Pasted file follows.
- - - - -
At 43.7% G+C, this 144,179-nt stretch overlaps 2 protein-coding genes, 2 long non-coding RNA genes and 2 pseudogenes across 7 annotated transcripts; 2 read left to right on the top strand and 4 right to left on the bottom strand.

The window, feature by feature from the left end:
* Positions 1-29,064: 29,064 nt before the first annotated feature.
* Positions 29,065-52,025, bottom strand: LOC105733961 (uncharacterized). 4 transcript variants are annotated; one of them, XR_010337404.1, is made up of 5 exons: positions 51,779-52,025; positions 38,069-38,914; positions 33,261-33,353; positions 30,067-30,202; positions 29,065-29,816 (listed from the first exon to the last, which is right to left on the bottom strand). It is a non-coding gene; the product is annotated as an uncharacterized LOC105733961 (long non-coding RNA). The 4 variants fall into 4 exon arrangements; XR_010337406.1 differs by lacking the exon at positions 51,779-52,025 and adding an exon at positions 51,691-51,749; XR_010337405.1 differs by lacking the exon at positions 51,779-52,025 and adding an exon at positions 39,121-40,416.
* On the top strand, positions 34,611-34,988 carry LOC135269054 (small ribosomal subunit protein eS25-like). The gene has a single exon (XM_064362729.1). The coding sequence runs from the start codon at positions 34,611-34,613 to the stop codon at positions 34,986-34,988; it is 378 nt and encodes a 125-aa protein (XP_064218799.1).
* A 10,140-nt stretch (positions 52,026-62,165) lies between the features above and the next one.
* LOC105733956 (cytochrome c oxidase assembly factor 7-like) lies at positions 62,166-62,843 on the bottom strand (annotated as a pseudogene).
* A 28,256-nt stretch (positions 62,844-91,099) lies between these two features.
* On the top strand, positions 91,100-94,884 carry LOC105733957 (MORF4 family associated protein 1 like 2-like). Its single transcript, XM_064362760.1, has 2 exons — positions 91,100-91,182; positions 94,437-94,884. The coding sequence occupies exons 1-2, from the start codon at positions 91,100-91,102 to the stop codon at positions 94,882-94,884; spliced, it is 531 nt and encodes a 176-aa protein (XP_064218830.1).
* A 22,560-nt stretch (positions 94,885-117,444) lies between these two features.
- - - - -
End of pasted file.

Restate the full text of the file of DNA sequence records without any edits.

At 43.7% G+C, this 144,179-nt stretch overlaps 2 protein-coding genes, 2 long non-coding RNA genes and 2 pseudogenes across 7 annotated transcripts; 2 read left to right on the top strand and 4 right to left on the bottom strand.

The window, feature by feature from the left end:
* Positions 1-29,064: 29,064 nt before the first annotated feature.
* Positions 29,065-52,025, bottom strand: LOC105733961 (uncharacterized). 4 transcript variants are annotated; one of them, XR_010337404.1, is made up of 5 exons: positions 51,779-52,025; positions 38,069-38,914; positions 33,261-33,353; positions 30,067-30,202; positions 29,065-29,816 (listed from the first exon to the last, which is right to left on the bottom strand). It is a non-coding gene; the product is annotated as an uncharacterized LOC105733961 (long non-coding RNA). The 4 variants fall into 4 exon arrangements; XR_010337406.1 differs by lacking the exon at positions 51,779-52,025 and adding an exon at positions 51,691-51,749; XR_010337405.1 differs by lacking the exon at positions 51,779-52,025 and adding an exon at positions 39,121-40,416.
* On the top strand, positions 34,611-34,988 carry LOC135269054 (small ribosomal subunit protein eS25-like). The gene has a single exon (XM_064362729.1). The coding sequence runs from the start codon at positions 34,611-34,613 to the stop codon at positions 34,986-34,988; it is 378 nt and encodes a 125-aa protein (XP_064218799.1).
* A 10,140-nt stretch (positions 52,026-62,165) lies between the features above and the next one.
* LOC105733956 (cytochrome c oxidase assembly factor 7-like) lies at positions 62,166-62,843 on the bottom strand (annotated as a pseudogene).
* A 28,256-nt stretch (positions 62,844-91,099) lies between these two features.
* On the top strand, positions 91,100-94,884 carry LOC105733957 (MORF4 family associated protein 1 like 2-like). Its single transcript, XM_064362760.1, has 2 exons — positions 91,100-91,182; positions 94,437-94,884. The coding sequence occupies exons 1-2, from the start codon at positions 91,100-91,102 to the stop codon at positions 94,882-94,884; spliced, it is 531 nt and encodes a 176-aa protein (XP_064218830.1).
* A 22,560-nt stretch (positions 94,885-117,444) lies between these two features.